“Put seventeenth-century Beverwijk (present-day Albany) in any place in the Netherlands and people would recognize it as a Dutch village. Tradesmen, blacksmiths, coopers, hatmakers, shoemakers and others would operate just as in the Netherlands,” says Gehring. “You’d see the same types of buildings, with the same type of gables. The only differences would be mountains and snow in the background and hundreds of Indians moving around.”

The Dutch history of New York was forgotten because the Dutch had been defeated by the British. In any war, after all, the victors write history.

What is largely forgotten is that the Dutch were a leading trading power before the British, controlling key parts of Sri Lanka, India, Africa, Southeast Asia, Brazil and of course North America. “You could say the sun never set on the Dutch empire,” Gehring notes.

The Netherlands’ status as a trading superpower was evident both on the streets of its capital and in its outposts. Amsterdam was a melting pot of people from all over Europe. As a mercantile power, the Netherlands opened its doors to all who had the monetary wherewithal to trade with it. The babel of German, Danish, Polish and other languages was heard in Amsterdam. New York (then New Amsterdam) had followed Amsterdam’s footsteps; more than eighteen languages are said to have been spoken in New Amsterdam in 1640. The colony’s raison d’ etre was to make money for its overseers at the Dutch West India Company. To refuse to trade with someone on the basis of his or her ethnicity would be bad business.

This wasn’t the case in neighboring areas under British rule, where the only language you heard was English.

“In Boston you would never enter Brahmin or high society. In Philadelphia you’d never be accepted into an aristocratic upper class if you weren’t born in to it,” Gehring says.

Amsterdam’s liberalism stood on the bedrock of a free market—and inspired a similar economic system in New York. Amsterdam had thought up the novel idea of allowing citizens to support entrepreneurs by purchasing shares in companies—effectively establishing the world’s first stock market in 1602. New York was infected with this unfettered mercantilism.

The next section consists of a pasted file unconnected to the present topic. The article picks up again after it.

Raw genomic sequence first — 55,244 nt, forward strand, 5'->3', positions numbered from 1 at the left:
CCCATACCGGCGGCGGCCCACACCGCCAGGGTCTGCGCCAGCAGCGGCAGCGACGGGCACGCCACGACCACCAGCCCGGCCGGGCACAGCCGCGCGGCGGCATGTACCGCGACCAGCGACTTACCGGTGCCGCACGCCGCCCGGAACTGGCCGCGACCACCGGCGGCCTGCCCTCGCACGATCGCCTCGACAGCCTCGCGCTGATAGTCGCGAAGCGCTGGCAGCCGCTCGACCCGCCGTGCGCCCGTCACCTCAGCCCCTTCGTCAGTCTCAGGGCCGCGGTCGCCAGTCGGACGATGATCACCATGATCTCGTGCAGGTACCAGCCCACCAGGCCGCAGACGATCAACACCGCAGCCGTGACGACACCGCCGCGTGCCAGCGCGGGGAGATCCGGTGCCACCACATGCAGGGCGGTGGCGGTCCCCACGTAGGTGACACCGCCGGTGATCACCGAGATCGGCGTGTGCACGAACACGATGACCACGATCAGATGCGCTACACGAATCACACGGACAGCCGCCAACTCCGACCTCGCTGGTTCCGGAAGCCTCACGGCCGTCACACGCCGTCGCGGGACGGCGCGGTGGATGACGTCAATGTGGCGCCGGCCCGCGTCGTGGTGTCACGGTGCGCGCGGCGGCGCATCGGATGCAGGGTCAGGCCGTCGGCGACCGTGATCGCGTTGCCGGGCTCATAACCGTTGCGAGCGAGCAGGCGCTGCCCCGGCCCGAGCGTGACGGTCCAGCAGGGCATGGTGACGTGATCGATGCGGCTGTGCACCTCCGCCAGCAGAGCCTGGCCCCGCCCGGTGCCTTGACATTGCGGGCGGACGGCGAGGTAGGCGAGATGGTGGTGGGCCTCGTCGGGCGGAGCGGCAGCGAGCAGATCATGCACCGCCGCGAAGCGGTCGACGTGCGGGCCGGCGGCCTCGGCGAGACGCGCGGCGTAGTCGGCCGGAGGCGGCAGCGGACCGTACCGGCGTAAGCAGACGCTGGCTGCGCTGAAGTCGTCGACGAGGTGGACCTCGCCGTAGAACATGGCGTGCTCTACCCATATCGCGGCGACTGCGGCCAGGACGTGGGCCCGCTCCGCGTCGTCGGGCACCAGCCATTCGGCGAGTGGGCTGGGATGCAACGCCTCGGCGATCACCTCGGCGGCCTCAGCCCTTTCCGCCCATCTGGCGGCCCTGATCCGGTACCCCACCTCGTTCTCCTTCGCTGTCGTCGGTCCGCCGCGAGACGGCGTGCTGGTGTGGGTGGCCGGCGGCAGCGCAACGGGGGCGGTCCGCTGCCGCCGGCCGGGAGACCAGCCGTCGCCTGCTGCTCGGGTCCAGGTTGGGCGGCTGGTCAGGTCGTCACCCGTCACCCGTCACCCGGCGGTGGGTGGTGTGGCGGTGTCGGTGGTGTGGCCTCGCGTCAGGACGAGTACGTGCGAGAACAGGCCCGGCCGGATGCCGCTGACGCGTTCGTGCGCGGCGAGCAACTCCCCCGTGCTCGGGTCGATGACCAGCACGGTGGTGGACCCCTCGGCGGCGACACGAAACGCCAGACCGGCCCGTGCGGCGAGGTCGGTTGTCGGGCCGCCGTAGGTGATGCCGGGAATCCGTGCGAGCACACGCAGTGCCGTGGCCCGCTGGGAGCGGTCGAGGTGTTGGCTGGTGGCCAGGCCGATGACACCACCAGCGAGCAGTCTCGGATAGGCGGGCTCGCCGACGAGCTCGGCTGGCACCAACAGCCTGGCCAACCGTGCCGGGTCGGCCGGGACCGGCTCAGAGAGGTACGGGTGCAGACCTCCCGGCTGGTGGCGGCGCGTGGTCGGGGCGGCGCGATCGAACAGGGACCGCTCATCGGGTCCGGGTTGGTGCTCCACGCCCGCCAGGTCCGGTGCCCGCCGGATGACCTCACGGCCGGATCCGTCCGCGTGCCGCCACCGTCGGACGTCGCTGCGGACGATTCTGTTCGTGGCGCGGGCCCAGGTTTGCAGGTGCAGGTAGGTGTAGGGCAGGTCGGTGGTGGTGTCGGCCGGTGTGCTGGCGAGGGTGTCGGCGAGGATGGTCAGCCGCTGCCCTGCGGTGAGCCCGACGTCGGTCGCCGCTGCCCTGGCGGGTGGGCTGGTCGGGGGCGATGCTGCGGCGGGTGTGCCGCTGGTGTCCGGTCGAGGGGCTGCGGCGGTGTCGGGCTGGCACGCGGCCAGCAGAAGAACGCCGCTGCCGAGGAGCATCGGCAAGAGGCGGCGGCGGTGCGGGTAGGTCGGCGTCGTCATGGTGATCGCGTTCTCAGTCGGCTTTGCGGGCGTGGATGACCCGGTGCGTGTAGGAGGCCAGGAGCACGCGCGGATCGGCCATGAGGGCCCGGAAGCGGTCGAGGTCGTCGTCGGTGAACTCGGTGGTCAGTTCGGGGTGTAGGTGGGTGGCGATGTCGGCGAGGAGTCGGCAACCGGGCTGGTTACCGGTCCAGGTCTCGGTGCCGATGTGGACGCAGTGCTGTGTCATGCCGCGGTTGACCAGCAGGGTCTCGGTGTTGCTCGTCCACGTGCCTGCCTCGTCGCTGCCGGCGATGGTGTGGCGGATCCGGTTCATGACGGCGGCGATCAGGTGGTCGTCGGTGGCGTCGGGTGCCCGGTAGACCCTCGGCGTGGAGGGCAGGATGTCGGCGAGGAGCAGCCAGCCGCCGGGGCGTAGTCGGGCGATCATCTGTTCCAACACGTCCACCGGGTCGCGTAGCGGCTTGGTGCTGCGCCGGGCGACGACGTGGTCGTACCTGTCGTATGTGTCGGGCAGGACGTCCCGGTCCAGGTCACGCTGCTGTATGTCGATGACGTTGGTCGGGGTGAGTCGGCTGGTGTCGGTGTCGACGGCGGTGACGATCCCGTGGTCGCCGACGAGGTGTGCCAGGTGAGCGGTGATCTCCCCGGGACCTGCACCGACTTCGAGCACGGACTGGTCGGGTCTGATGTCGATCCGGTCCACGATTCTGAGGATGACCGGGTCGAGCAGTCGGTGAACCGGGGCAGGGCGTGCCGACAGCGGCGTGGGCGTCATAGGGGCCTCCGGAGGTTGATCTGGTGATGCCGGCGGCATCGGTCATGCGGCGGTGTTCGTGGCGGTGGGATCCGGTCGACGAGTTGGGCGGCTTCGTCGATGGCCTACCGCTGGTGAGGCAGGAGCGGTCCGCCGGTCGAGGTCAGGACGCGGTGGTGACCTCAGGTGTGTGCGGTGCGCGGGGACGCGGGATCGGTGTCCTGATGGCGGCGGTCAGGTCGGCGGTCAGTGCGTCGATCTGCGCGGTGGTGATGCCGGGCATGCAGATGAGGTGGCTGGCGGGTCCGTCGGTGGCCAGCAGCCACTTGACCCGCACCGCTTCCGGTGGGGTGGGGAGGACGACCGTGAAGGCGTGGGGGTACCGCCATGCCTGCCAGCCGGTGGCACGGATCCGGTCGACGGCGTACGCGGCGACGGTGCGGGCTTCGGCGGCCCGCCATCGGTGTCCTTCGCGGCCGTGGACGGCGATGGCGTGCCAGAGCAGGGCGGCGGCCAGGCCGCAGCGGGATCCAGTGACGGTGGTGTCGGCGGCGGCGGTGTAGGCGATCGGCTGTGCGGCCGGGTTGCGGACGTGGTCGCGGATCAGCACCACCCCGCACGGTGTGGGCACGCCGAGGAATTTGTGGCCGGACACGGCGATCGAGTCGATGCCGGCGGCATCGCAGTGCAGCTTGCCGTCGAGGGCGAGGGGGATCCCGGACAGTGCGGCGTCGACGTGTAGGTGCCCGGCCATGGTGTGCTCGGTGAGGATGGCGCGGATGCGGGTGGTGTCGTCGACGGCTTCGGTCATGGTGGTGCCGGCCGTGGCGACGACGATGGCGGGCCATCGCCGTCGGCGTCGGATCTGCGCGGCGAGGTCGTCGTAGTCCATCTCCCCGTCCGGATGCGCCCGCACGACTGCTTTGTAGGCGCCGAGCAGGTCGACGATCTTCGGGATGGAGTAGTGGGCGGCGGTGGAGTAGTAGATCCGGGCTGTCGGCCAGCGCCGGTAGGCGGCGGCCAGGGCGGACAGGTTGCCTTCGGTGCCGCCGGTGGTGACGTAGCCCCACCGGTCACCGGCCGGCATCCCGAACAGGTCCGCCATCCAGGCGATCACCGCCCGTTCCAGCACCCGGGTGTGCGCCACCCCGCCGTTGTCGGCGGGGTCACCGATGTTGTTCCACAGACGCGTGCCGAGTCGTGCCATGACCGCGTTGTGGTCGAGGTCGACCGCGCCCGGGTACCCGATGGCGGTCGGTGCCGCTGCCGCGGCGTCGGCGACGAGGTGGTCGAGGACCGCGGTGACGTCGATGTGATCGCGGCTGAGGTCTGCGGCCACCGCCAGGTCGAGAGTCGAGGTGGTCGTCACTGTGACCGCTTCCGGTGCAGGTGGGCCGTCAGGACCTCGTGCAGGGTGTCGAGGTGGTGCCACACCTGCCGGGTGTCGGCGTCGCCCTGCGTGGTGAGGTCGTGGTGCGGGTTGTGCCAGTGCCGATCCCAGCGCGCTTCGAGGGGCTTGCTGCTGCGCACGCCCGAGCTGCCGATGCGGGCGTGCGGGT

Gehring’s work on the Dutch manuscripts over the course of the following decades slowly started to unveil what this world looked like. It wasn’t easy. The manuscripts and documents were stubborn; they did not give up their secrets easily. Handwriting was almost illegible, having weathered the successive waves of time. Papers were smudged or blackened. The language itself was alien—seventeenth-century Dutch is incomprehensible even to present day Dutch people. In one letter written by Peter Stuyvesant, characters are packed together for economy of space and paper; to an untrained eye it looks more like a scribble on peeling yellow than any recognizable alphabet.

“I’d spend hours deciphering the handwriting. I’d be writing it out, leaving things blank that I couldn’t understand, going back and filling it in. I had to keep at it until it all made sense. Gradually over time I understood the idiosyncratic nature of the handwriting, and of the language,” Gehring says.

The more he worked, the more assumptions the documents dispelled about the Dutch in New York. For instance, the town council minutes and documents revealed that Peter Stuyvesant was not as much of a tyrant as has been believed. In fact, he was often voted down in council meetings and had to argue his position.

“When the Dutch captured New Sweden(the Swedish colony along the Delaware river), the West India Company wanted to disperse the Swedes, but Stuyvesant allowed them to stay in peace, saying ‘we have to win their hearts and minds.’” says Gehring. “In such cases he shows his feelings.”

Gehring’s work also highlighted the role of another man about whom almost nothing was known—Adriaen Van der Donck. Gehring translated letters written by Van der Donck to Amsterdam, bringing to light how Van der Donck had lobbied for a city charter, how he had led peace negotiations with the Indians, about his conflicts with the colony’s directors, Willem Kieft and Stuyvesant.

Gehring’s work erased the image of New Netherland as a colony in the wilderness run by a roughshod tyrant. replacing it with a nuanced portrait of a growing colony in flux, portraying a more humane Stuyvesant alongside Van der Donck, whose presence in the colony as a counterweight was almost forgotten.